The German company Krauss-Maffei Wegmann (evaluated offers from the U.S., China, France, Germany, South Korea and Turkey to equip their armored brigade.) announced it has signed a contract with the Emirate of to modernize the Emirate’s single armored brigade, at an investment of about $2.5 billion. The acquisition is part of a comprehensive modernization program the Emirate’s military forces is undergoing in recent years. In the past years i authorities have
The Emirates’ land forces, comprising some 8,500 soldiers has not received significant modernization in recent years. Despite the country’s wealth from oil and trade, Qatari land forces were not spoiled with modern equipment in recent years. In fact, the Qatari forces still operate a fleet of FrenchB2 main battle tanks and South African G5 towed howitzers and Mk F3 self-propelled guns acquired in the 1980s. The only new infusion of hardware was in the air defense of the island, fielding 12 batteries of Patriot PAC-3. Qatar is likely to become one of the first international operator of the Terminal High Altitude Air defense (THAAD) missile defense system.
Under the armored brigade’s modernization package signed with KMW the Emirate will receive two battalions of Leopard 2 MBTs, that will replace the 200 Leopard 2 tanks.s. The package will also include 24 SP guns replacing the G5s. The latest version of Leopard 2 KMW is currently offering is the A7+, implementing an enhanced protection, firepower and digitization systems better adapting the tank for operations in asymmetric, urban environment. Rumors of the deal surfaced in Germany in 2012, claiming that Qatar is interested in buying up to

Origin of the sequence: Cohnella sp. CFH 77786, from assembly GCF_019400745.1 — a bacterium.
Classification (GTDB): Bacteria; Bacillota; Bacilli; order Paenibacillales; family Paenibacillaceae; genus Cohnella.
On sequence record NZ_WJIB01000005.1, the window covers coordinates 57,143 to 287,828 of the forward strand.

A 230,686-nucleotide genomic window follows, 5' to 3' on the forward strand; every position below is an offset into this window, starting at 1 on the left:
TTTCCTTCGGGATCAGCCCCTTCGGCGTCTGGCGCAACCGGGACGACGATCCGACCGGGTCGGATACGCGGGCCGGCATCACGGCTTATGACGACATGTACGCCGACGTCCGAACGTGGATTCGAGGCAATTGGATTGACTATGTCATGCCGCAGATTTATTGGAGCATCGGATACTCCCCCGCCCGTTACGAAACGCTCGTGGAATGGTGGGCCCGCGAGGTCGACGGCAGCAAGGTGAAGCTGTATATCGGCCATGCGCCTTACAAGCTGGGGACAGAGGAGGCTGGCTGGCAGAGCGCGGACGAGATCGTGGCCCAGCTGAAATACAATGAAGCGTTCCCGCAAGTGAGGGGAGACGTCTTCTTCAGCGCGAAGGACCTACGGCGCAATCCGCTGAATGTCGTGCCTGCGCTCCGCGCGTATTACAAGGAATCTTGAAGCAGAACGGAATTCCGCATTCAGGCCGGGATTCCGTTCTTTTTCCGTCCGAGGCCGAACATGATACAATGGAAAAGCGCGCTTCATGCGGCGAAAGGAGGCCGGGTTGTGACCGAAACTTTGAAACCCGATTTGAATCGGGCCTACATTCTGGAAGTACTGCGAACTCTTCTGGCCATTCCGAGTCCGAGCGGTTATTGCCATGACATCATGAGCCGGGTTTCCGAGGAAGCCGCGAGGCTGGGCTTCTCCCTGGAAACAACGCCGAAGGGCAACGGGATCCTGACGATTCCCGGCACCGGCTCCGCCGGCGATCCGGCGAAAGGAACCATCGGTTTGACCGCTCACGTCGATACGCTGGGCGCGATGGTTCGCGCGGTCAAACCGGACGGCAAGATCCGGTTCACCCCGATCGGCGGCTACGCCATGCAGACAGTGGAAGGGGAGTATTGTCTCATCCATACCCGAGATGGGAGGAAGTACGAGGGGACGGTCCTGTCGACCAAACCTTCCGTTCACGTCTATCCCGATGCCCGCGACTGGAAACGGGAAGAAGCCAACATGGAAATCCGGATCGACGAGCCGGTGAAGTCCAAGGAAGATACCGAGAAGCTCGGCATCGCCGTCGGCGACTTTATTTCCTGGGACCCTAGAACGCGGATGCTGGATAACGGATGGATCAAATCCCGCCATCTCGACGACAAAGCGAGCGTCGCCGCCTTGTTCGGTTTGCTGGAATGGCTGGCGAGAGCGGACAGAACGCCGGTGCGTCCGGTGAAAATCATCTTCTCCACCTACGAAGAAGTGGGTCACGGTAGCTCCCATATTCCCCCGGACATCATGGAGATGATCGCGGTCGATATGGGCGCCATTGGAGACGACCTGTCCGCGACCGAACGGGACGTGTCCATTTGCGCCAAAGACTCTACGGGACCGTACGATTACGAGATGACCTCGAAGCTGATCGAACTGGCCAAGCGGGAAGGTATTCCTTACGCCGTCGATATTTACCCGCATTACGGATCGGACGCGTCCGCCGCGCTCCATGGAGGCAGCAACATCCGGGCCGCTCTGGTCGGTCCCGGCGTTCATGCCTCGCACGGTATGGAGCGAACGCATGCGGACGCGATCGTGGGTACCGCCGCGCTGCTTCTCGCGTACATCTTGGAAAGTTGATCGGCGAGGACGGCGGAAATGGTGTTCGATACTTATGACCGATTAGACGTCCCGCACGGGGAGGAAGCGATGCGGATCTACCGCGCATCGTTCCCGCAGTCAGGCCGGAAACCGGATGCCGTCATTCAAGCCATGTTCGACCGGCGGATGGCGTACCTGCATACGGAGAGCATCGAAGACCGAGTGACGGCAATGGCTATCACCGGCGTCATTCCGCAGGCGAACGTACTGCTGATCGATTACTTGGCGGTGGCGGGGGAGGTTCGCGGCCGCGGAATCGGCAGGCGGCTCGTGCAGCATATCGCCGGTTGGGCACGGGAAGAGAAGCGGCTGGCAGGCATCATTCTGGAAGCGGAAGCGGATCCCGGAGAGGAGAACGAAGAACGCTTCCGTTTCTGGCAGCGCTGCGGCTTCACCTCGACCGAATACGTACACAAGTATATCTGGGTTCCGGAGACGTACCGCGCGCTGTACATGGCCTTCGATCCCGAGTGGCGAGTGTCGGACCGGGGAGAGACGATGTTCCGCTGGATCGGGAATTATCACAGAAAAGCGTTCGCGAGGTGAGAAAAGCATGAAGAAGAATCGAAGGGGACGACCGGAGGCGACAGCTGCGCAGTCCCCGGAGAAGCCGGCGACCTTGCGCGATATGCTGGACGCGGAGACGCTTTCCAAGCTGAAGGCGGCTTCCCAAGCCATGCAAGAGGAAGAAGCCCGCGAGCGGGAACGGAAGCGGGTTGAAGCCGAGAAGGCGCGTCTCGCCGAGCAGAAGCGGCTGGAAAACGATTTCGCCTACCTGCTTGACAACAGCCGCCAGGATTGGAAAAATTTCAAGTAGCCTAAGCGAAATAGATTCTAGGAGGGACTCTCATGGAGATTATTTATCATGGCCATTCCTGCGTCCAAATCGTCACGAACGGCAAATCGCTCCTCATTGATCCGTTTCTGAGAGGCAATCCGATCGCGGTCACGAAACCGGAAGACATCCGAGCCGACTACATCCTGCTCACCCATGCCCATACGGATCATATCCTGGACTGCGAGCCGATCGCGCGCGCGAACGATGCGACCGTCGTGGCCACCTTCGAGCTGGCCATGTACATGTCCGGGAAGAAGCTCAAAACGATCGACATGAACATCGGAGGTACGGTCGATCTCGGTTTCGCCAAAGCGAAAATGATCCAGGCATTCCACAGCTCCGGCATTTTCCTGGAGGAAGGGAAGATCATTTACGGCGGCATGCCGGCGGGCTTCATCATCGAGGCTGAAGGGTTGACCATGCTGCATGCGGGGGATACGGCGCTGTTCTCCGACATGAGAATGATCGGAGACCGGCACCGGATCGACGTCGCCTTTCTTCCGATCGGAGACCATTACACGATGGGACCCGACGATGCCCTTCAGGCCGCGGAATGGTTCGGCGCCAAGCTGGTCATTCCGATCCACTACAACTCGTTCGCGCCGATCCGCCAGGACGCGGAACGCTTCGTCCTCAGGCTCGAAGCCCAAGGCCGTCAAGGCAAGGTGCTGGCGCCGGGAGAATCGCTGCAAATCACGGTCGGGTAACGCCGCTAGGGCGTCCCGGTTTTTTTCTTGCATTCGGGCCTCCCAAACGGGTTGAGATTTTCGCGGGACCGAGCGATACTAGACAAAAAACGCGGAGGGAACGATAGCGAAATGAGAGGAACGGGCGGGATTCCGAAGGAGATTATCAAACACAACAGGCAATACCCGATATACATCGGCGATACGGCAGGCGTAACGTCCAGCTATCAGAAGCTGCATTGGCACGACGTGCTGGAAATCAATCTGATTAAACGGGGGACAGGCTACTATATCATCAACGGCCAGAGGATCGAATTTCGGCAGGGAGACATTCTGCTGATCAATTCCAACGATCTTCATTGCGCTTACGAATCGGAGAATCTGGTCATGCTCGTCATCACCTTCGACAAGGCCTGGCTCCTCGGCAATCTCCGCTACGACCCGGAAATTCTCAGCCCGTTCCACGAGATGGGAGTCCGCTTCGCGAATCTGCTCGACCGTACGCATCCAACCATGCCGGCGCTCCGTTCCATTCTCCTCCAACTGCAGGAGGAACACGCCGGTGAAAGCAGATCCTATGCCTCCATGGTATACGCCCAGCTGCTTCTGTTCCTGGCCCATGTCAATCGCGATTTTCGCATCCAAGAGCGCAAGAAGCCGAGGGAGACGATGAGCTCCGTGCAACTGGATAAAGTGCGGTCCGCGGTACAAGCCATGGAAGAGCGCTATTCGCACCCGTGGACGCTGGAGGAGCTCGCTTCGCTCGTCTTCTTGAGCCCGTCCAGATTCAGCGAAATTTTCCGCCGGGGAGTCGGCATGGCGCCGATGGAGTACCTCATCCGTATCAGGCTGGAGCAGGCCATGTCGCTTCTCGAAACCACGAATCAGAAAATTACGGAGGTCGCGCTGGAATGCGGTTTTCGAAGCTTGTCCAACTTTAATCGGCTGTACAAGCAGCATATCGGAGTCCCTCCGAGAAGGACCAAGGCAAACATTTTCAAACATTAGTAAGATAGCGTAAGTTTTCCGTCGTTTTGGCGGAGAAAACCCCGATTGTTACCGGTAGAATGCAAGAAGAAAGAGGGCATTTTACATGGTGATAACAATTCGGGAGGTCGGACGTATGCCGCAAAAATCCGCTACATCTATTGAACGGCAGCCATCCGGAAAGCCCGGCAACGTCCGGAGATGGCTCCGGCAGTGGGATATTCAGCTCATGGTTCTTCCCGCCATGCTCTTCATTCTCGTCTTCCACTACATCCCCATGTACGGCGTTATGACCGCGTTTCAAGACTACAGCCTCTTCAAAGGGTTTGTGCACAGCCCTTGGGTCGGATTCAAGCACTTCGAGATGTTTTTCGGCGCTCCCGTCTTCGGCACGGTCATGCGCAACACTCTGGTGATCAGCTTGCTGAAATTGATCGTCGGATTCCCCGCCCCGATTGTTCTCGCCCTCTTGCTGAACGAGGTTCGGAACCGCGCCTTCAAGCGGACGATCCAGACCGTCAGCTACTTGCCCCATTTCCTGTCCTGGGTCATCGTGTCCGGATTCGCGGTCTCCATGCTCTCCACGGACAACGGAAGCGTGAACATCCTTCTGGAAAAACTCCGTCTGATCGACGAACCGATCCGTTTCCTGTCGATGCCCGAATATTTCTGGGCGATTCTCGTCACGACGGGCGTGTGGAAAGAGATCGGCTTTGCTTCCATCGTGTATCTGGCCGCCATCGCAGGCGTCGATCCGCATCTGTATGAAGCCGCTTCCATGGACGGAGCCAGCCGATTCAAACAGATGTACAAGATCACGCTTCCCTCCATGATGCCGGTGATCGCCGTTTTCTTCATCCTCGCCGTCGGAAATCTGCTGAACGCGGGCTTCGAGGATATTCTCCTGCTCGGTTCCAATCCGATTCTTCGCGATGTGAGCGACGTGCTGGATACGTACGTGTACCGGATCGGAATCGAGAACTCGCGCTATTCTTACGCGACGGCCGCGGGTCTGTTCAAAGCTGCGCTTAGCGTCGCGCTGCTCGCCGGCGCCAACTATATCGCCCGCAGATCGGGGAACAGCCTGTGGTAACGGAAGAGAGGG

The Qatari armored brigade currently employs one tank battalion, one mechanized battalion and an artillery regiment. With the quantity of new hardware doubling the number of tanks and artillery being replaced (62 vs 30+), it is likely the Qatari Army will deploy these assets in more flexible formations, better equipped and organized for modern warfare. According to French recommendations, the brigade should include one tank regiment, two infantry regiments and an artillery regiment. Such formations enable the flexible deployment of multiple task forces. Such reorganization could also lead to the procurement of modern infantry fighting vehicles. The Qatari Army is currently using various wheeled armored vehicles for protected infantry transport, including Piranha, VAB and AMX-10 of Swiss and French origin.
According to KMW, the project’s total amount reaches €1.89 billion, including the delivery of peripheral equipment, training installations and additional services. The systems delivered to Qatar by Krauss-Maffei Wegmann are intended to progressively replace the emirates outdated artillery and tanks of French and South African origin. According to the German company, these outdated assets “will be scrapped”.
The Qatari deal was in the making for over two years. KMW is pursuing other opportunities in the Middle east, particularly in Saudi Arabia, where Germany is offering to sell the kingdom some 800 Leopard 2 tanks and Boxer armored fighting vehicles. However, the possibility of selling the tanks to the Saudis has raised considerable opposition in Germany.